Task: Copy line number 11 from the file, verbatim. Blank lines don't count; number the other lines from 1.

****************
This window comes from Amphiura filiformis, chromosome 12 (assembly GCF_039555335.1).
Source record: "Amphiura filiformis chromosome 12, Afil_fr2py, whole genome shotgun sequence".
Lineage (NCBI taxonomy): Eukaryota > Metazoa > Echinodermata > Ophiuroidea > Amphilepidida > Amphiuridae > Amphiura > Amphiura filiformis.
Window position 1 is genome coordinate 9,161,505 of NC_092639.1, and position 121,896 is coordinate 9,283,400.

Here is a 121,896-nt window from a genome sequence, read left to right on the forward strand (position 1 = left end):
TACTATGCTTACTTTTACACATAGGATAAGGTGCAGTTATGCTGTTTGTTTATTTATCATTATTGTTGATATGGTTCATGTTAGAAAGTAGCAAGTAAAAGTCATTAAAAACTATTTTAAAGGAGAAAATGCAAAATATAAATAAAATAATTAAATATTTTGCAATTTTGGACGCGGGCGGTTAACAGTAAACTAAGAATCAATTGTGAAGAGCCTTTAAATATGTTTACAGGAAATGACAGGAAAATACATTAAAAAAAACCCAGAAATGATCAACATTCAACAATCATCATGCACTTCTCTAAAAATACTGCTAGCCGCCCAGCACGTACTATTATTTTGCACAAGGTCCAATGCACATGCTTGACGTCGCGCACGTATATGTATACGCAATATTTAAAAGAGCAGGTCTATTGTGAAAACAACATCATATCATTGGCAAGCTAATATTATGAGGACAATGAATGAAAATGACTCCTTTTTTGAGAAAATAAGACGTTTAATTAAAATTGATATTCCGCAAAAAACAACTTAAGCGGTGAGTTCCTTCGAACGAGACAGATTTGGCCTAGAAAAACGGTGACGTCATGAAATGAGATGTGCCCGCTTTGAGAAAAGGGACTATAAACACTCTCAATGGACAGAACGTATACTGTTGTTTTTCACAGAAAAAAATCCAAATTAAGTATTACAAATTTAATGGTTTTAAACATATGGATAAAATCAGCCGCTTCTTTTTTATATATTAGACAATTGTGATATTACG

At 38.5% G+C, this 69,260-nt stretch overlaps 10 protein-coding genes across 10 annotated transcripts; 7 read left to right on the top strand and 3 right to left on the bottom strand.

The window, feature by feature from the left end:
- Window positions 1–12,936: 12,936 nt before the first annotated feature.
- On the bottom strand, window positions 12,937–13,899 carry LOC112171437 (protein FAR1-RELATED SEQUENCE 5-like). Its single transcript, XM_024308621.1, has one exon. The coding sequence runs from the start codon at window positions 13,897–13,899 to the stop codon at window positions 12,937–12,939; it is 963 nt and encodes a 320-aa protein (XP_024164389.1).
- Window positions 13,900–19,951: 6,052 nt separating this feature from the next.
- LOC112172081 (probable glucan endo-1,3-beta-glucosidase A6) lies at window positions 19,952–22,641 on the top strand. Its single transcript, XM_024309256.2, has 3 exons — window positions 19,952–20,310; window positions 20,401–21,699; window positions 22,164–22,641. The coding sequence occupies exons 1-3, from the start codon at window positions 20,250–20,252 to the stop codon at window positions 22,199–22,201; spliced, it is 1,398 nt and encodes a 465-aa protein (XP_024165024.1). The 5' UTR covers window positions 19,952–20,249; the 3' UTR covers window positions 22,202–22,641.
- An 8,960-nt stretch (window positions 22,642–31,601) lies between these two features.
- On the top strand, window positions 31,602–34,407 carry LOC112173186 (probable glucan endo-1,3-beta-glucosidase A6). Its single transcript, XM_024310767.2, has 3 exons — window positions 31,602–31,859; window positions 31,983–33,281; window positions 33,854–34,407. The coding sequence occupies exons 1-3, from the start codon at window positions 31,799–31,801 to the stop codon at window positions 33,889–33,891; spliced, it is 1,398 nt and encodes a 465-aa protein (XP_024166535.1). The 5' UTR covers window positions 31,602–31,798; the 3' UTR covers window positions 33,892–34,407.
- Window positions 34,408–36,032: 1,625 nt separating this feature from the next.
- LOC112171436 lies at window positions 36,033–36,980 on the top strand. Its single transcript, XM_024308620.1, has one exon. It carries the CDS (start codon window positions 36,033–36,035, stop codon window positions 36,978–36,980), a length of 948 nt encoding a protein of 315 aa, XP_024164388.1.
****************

- Window positions 13,900–19,951: 6,052 nt separating this feature from the next.